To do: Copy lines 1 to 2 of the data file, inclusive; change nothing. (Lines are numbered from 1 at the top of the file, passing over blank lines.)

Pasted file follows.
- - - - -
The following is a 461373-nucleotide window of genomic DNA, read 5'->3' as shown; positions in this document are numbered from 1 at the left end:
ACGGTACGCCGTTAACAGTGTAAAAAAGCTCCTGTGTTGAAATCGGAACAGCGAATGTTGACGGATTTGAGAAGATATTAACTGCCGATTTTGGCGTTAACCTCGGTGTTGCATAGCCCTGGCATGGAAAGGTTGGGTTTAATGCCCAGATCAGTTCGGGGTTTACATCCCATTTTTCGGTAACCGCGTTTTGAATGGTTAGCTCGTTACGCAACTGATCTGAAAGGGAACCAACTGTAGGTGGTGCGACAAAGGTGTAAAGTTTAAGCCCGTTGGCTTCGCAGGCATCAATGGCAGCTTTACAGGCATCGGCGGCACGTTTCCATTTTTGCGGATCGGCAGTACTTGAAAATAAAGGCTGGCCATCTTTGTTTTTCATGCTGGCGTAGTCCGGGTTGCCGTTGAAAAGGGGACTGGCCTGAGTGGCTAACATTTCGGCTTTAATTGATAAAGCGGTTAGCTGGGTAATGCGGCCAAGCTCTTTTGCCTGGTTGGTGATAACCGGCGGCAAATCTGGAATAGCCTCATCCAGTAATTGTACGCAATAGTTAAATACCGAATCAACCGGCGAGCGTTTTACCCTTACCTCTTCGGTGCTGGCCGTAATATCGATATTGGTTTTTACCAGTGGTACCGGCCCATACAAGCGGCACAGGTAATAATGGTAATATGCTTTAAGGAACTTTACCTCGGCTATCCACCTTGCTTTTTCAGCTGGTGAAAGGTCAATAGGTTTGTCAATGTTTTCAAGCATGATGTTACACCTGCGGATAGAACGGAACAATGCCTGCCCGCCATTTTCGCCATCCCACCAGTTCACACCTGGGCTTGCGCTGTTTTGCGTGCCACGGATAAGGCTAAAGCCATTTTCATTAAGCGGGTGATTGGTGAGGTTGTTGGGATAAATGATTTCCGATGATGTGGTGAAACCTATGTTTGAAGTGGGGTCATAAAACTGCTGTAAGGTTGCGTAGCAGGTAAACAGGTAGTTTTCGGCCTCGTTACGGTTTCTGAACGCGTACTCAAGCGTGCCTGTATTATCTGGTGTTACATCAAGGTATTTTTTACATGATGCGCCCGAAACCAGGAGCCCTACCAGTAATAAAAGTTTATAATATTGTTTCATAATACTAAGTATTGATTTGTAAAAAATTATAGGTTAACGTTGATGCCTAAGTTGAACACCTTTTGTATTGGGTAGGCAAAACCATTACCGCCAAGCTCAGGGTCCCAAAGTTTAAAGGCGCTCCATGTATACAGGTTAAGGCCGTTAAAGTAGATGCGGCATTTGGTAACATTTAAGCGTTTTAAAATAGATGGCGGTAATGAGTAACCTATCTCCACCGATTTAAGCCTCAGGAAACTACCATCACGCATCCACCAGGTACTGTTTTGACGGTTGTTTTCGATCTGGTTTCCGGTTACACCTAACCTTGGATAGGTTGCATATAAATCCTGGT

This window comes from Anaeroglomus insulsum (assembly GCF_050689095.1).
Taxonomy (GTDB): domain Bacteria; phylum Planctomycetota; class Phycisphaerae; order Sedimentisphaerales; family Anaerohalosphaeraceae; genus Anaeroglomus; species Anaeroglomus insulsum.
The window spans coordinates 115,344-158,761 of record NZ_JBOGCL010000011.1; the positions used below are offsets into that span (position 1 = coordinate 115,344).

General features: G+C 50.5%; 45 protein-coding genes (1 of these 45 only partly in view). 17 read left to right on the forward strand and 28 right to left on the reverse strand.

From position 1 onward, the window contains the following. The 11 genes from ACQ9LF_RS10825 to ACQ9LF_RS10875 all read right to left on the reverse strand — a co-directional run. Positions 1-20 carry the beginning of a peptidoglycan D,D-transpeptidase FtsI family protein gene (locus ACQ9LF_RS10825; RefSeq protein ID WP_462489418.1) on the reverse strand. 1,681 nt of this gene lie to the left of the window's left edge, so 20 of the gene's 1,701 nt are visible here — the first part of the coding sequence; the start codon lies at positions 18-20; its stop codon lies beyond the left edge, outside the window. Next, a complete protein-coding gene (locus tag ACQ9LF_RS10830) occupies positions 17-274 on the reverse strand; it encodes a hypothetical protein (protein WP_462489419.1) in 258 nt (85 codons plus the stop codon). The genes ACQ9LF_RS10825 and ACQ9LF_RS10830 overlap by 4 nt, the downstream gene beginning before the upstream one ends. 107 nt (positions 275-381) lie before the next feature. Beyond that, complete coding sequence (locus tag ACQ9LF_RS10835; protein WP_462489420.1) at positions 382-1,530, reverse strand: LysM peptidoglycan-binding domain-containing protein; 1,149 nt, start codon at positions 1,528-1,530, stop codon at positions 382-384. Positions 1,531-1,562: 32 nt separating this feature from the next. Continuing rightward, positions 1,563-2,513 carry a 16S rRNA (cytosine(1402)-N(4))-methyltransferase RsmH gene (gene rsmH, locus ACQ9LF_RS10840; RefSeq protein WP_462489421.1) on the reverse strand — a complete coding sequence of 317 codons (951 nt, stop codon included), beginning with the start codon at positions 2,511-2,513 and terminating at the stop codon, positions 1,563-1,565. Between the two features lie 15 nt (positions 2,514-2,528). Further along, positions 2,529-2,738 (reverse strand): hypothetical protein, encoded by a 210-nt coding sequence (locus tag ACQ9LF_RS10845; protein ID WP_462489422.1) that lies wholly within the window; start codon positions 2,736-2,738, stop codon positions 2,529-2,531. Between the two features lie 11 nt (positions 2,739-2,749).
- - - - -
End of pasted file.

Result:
The following is a 461373-nucleotide window of genomic DNA, read 5'->3' as shown; positions in this document are numbered from 1 at the left end:
ACGGTACGCCGTTAACAGTGTAAAAAAGCTCCTGTGTTGAAATCGGAACAGCGAATGTTGACGGATTTGAGAAGATATTAACTGCCGATTTTGGCGTTAACCTCGGTGTTGCATAGCCCTGGCATGGAAAGGTTGGGTTTAATGCCCAGATCAGTTCGGGGTTTACATCCCATTTTTCGGTAACCGCGTTTTGAATGGTTAGCTCGTTACGCAACTGATCTGAAAGGGAACCAACTGTAGGTGGTGCGACAAAGGTGTAAAGTTTAAGCCCGTTGGCTTCGCAGGCATCAATGGCAGCTTTACAGGCATCGGCGGCACGTTTCCATTTTTGCGGATCGGCAGTACTTGAAAATAAAGGCTGGCCATCTTTGTTTTTCATGCTGGCGTAGTCCGGGTTGCCGTTGAAAAGGGGACTGGCCTGAGTGGCTAACATTTCGGCTTTAATTGATAAAGCGGTTAGCTGGGTAATGCGGCCAAGCTCTTTTGCCTGGTTGGTGATAACCGGCGGCAAATCTGGAATAGCCTCATCCAGTAATTGTACGCAATAGTTAAATACCGAATCAACCGGCGAGCGTTTTACCCTTACCTCTTCGGTGCTGGCCGTAATATCGATATTGGTTTTTACCAGTGGTACCGGCCCATACAAGCGGCACAGGTAATAATGGTAATATGCTTTAAGGAACTTTACCTCGGCTATCCACCTTGCTTTTTCAGCTGGTGAAAGGTCAATAGGTTTGTCAATGTTTTCAAGCATGATGTTACACCTGCGGATAGAACGGAACAATGCCTGCCCGCCATTTTCGCCATCCCACCAGTTCACACCTGGGCTTGCGCTGTTTTGCGTGCCACGGATAAGGCTAAAGCCATTTTCATTAAGCGGGTGATTGGTGAGGTTGTTGGGATAAATGATTTCCGATGATGTGGTGAAACCTATGTTTGAAGTGGGGTCATAAAACTGCTGTAAGGTTGCGTAGCAGGTAAACAGGTAGTTTTCGGCCTCGTTACGGTTTCTGAACGCGTACTCAAGCGTGCCTGTATTATCTGGTGTTACATCAAGGTATTTTTTACATGATGCGCCCGAAACCAGGAGCCCTACCAGTAATAAAAGTTTATAATATTGTTTCATAATACTAAGTATTGATTTGTAAAAAATTATAGGTTAACGTTGATGCCTAAGTTGAACACCTTTTGTATTGGGTAGGCAAAACCATTACCGCCAAGCTCAGGGTCCCAAAGTTTAAAGGCGCTCCATGTATACAGGTTAAGGCCGTTAAAGTAGATGCGGCATTTGGTAACATTTAAGCGTTTTAAAATAGATGGCGGTAATGAGTAACCTATCTCCACCGATTTAAGCCTCAGGAAACTACCATCACGCATCCACCAGGTACTGTTTTGACGGTTGTTTTCGATCTGGTTTCCGGTTACACCTAACCTTGGATAGGTTGCATATAAATCCTGGT